Getting back to the original point….ignoring the usefulness of manual care (which btw has been used successfully for thousands and thousands of years thus providing lots of CLINICAL evidence), ignoring research out of the ‘scope’ of manual care, and substituting it with another component of care which truly has just as little ‘research’ (according to your definition) is ANTI-SCIENTIFIC and is NOT EVIDENCE BASED MEDICINE.

Sincerely,
Dr. Spina

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3 Comments leave one →
  1. November 8, 2012 4:46 pm

    Awesome. I teach for MPI and have had numerous conversations with people (many self proclaimed experts) about this very topic. More and more docs and students are getting away from using their hands not only therapeutically but DIAGNOSTICALLY. Karel Lewitt and Pavel Kolar are two of the best I have ever seen and no one seems to remember how well they use their hands both diagnostically and therapeutically. It’s frustrating. Great post.

  2. ben permalink
    November 14, 2012 4:33 am

    nice post Dr Spina. I would not be entirely dismissive cos as you know, there are the so-called 5 levels with RCT being the ‘king’ of evidence and personal testimony or expert opinion being at the bottom. One can also go to two poles in approaching data – reductionist (cellular, biochem) vs holistic (entire person). In the case of manip, Gonstead chiro would usually never adjust a new patient unless an xray was taken and also claim to deliver specific adjustments. Inter-rater reliab is not that high to begin with when therapists label a segment as Cx, furthermore Xray may not even show partial displacements of vertebra, etc.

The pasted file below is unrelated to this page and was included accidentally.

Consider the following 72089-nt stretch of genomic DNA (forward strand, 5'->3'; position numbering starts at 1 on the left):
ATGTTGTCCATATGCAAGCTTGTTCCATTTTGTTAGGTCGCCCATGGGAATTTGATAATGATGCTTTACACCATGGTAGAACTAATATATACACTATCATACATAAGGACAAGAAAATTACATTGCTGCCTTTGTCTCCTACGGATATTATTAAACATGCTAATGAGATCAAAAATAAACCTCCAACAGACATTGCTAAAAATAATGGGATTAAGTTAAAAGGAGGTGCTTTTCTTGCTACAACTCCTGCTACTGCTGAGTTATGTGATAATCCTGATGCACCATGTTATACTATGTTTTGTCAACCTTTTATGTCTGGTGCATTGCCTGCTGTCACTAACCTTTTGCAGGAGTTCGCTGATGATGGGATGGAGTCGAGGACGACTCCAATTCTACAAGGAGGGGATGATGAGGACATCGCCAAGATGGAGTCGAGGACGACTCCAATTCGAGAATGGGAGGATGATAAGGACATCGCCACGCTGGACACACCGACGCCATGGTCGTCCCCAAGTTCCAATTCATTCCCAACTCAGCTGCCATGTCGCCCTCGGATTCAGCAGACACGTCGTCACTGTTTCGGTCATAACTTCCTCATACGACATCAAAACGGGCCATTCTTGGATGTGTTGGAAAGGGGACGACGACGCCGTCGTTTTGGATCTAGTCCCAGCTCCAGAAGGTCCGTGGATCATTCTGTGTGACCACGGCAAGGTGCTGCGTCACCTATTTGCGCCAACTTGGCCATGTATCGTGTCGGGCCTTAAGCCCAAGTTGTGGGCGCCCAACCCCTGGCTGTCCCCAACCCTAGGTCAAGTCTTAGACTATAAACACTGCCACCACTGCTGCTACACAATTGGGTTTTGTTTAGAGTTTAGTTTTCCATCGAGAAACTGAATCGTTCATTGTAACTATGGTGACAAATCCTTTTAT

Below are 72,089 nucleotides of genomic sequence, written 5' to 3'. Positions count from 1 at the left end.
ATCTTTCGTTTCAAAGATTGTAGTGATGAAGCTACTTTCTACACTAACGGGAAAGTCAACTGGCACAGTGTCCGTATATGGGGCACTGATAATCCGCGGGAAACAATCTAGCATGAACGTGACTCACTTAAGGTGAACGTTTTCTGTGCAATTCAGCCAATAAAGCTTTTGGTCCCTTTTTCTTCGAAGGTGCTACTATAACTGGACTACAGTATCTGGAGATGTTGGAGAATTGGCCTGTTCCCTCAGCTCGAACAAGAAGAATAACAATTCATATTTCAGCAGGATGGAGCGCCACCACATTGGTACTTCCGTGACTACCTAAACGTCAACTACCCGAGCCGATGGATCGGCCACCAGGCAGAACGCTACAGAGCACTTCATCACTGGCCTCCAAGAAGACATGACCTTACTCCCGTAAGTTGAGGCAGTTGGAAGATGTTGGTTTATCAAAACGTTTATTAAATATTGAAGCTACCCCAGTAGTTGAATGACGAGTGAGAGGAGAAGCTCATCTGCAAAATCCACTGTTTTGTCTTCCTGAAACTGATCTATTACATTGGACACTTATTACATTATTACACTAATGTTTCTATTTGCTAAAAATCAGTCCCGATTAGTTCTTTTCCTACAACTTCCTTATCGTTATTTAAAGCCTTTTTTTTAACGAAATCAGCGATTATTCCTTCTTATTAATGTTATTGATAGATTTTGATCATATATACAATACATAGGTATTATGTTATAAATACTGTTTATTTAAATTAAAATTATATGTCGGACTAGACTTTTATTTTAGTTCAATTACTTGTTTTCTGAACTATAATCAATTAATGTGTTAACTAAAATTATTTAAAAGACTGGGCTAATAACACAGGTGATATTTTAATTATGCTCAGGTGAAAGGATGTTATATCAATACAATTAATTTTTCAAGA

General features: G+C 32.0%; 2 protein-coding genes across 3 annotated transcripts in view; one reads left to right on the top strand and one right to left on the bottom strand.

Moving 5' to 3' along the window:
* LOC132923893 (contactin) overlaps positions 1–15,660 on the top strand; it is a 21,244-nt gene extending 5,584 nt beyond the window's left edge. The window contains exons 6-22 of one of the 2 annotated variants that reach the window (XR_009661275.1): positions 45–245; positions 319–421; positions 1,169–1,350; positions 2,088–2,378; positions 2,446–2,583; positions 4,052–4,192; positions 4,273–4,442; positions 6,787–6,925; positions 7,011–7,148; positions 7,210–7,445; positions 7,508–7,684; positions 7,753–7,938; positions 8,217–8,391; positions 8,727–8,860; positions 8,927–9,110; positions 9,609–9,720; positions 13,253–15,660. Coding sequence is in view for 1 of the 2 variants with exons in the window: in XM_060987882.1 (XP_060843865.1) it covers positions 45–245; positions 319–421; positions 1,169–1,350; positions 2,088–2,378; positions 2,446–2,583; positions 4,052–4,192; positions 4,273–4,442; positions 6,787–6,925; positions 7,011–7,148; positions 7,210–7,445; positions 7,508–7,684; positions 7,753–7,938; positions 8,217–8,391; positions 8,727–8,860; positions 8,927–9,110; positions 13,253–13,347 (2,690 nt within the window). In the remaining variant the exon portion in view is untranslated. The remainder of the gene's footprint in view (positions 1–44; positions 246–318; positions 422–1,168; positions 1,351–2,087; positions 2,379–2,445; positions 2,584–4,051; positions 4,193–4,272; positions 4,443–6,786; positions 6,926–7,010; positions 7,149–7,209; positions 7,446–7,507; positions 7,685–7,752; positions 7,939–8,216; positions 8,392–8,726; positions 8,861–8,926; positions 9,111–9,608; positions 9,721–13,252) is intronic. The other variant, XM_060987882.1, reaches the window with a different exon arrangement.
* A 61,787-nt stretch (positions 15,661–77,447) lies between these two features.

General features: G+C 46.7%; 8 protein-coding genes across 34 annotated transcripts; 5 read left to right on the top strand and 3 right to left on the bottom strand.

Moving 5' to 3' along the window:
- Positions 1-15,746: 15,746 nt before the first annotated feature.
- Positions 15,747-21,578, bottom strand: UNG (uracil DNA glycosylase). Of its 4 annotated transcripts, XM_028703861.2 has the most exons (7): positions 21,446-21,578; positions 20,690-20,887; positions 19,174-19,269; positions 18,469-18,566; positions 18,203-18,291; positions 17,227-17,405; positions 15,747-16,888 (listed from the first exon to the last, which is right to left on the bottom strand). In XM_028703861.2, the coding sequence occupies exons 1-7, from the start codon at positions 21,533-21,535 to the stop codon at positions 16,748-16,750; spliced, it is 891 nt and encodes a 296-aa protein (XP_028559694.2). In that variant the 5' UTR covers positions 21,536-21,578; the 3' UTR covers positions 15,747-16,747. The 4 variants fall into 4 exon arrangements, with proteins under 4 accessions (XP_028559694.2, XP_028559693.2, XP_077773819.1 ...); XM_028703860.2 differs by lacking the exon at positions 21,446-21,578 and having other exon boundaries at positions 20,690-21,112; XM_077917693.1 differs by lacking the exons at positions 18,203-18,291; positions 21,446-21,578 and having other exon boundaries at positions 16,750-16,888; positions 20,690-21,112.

I know that FMS, and other movement screening (Gray Cook etc) is quite popular nowadays but it is not necessarily bad instead of chasing subluxations. firing sequence evidence may not be that neat as Janda thought but we may not be able to deny that something awry (neural signals whatever) is causing the patient to recruit say the lower back muscles, TFL rather than glute medius in a sidelying abduction. You can give a hvla to the hip joints, ART, etc but that does not translate into being able to recruit the glutes. Here i feel that Gray Cook really excels (as I have personally tried) – in one video he coaches a client who has knee caving in during squats and then says he is “not that smart” to figure out using a micro approach (weak glutes, etc); so he proceeds to give feedback to the client by using resistance bands to drag the client’s knee and so the client is forced to abduct the knee and make more use of the glutes. Whether this trick is neural grooving i dont know, but it works!

    • November 15, 2012 6:05 pm

      Hi Ben….
      I don’t know that it is me who is being dismissive….rather, I believe that the point of the article that I wrote is to remind people NOT to be dismissive of utilizing manual care.

      I am not against any system provided that there is at the very least a scientific ‘chain’ that can lead to the conclusions that we made. That is not to say that there must be direct research on the topic…only a solid theoretical foundation with its basis in the literature.